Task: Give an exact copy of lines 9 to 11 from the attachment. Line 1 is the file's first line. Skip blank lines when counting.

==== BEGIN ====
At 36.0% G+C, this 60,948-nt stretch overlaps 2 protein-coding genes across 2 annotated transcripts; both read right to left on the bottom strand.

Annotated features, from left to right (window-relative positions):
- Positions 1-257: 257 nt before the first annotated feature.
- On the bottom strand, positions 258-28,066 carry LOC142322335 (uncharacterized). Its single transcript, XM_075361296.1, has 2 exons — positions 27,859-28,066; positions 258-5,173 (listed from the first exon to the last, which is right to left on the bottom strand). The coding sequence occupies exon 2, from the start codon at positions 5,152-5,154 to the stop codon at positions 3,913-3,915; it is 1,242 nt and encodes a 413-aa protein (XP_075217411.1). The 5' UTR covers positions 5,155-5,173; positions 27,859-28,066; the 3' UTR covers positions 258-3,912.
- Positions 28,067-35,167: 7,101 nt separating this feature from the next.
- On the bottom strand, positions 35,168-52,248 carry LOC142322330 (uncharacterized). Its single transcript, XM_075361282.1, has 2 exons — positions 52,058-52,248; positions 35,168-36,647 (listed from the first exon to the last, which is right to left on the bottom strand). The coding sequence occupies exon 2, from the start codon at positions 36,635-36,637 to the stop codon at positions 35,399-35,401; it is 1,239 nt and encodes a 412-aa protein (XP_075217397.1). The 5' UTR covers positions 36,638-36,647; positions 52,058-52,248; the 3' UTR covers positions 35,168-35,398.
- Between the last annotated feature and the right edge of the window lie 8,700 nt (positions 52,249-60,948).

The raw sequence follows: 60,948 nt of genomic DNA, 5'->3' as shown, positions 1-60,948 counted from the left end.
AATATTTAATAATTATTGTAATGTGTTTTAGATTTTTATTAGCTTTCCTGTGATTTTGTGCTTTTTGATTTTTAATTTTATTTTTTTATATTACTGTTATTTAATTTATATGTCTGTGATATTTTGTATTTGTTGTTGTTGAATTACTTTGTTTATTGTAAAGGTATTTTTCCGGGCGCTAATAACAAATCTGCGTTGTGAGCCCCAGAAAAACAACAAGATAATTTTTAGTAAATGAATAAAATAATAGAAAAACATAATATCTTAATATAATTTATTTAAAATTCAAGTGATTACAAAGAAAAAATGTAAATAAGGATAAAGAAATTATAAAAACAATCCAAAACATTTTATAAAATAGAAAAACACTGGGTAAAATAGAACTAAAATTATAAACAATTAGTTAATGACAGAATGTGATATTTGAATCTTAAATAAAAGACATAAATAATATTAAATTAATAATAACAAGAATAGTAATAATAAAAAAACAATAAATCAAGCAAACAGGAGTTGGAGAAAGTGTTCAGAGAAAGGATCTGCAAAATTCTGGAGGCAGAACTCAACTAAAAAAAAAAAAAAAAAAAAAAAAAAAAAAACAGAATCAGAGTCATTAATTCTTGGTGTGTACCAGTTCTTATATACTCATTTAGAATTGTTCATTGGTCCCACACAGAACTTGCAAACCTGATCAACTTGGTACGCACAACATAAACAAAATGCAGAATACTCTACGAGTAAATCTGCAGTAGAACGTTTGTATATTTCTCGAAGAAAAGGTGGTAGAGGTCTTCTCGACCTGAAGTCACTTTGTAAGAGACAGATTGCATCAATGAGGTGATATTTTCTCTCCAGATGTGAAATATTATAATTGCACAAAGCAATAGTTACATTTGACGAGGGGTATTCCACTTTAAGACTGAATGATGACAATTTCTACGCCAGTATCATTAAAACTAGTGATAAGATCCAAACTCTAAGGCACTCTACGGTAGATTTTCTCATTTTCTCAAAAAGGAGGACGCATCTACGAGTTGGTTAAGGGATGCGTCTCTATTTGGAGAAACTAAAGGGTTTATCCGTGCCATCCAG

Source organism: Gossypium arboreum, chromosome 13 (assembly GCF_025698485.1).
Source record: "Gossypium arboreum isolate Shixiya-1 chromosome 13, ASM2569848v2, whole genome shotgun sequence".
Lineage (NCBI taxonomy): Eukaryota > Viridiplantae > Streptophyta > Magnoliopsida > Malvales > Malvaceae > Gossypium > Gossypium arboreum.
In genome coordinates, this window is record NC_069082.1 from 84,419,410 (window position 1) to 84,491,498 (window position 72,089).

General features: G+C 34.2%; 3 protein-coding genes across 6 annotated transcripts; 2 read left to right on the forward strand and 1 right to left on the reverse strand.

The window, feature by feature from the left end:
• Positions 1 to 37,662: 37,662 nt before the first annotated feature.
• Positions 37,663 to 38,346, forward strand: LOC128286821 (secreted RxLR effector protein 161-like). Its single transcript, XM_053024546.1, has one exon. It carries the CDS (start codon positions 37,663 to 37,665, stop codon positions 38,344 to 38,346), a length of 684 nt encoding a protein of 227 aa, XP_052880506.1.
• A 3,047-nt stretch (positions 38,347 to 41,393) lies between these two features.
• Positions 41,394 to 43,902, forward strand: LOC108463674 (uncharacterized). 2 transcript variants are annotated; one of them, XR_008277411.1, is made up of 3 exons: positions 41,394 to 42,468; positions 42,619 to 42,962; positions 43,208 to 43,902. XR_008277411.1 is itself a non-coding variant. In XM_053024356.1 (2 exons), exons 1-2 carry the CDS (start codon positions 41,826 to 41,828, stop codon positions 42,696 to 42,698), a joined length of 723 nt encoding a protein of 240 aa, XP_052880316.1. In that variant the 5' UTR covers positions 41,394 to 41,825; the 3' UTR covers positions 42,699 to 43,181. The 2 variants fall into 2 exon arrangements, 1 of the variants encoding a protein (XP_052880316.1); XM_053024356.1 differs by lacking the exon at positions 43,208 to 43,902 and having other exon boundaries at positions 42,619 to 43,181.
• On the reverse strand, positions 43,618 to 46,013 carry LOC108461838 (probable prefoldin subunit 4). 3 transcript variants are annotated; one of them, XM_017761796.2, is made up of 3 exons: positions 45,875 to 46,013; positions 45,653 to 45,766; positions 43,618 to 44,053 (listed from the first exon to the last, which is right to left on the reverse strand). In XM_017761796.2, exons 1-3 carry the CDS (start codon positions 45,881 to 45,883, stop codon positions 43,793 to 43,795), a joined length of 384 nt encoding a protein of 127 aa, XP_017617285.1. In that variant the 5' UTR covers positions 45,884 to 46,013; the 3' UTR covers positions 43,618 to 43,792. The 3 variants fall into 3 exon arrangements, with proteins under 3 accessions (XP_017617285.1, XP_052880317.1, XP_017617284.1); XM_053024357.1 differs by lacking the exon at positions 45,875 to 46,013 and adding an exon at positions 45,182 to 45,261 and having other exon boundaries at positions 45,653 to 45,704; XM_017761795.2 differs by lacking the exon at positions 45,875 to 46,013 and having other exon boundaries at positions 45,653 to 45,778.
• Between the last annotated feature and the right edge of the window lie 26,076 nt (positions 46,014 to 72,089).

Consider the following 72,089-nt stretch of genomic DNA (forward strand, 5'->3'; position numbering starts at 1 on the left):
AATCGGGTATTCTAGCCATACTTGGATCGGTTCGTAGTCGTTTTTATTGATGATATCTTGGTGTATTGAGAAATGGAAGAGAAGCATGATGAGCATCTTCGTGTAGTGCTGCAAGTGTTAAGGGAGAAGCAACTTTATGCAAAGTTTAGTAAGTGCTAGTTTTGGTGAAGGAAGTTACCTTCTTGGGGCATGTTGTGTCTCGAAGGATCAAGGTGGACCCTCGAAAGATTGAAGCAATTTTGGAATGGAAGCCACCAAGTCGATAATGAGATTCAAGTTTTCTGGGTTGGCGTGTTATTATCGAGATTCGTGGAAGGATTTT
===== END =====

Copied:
AATATTTAATAATTATTGTAATGTGTTTTAGATTTTTATTAGCTTTCCTGTGATTTTGTGCTTTTTGATTTTTAATTTTATTTTTTTATATTACTGTTATTTAATTTATATGTCTGTGATATTTTGTATTTGTTGTTGTTGAATTACTTTGTTTATTGTAAAGGTATTTTTCCGGGCGCTAATAACAAATCTGCGTTGTGAGCCCCAGAAAAACAACAAGATAATTTTTAGTAAATGAATAAAATAATAGAAAAACATAATATCTTAATATAATTTATTTAAAATTCAAGTGATTACAAAGAAAAAATGTAAATAAGGATAAAGAAATTATAAAAACAATCCAAAACATTTTATAAAATAGAAAAACACTGGGTAAAATAGAACTAAAATTATAAACAATTAGTTAATGACAGAATGTGATATTTGAATCTTAAATAAAAGACATAAATAATATTAAATTAATAATAACAAGAATAGTAATAATAAAAAAACAATAAATCAAGCAAACAGGAGTTGGAGAAAGTGTTCAGAGAAAGGATCTGCAAAATTCTGGAGGCAGAACTCAACTAAAAAAAAAAAAAAAAAAAAAAAAAAAAAAACAGAATCAGAGTCATTAATTCTTGGTGTGTACCAGTTCTTATATACTCATTTAGAATTGTTCATTGGTCCCACACAGAACTTGCAAACCTGATCAACTTGGTACGCACAACATAAACAAAATGCAGAATACTCTACGAGTAAATCTGCAGTAGAACGTTTGTATATTTCTCGAAGAAAAGGTGGTAGAGGTCTTCTCGACCTGAAGTCACTTTGTAAGAGACAGATTGCATCAATGAGGTGATATTTTCTCTCCAGATGTGAAATATTATAATTGCACAAAGCAATAGTTACATTTGACGAGGGGTATTCCACTTTAAGACTGAATGATGACAATTTCTACGCCAGTATCATTAAAACTAGTGATAAGATCCAAACTCTAAGGCACTCTACGGTAGATTTTCTCATTTTCTCAAAAAGGAGGACGCATCTACGAGTTGGTTAAGGGATGCGTCTCTATTTGGAGAAACTAAAGGGTTTATCCGTGCCATCCAG

Source organism: Gossypium arboreum, chromosome 13 (assembly GCF_025698485.1).
Source record: "Gossypium arboreum isolate Shixiya-1 chromosome 13, ASM2569848v2, whole genome shotgun sequence".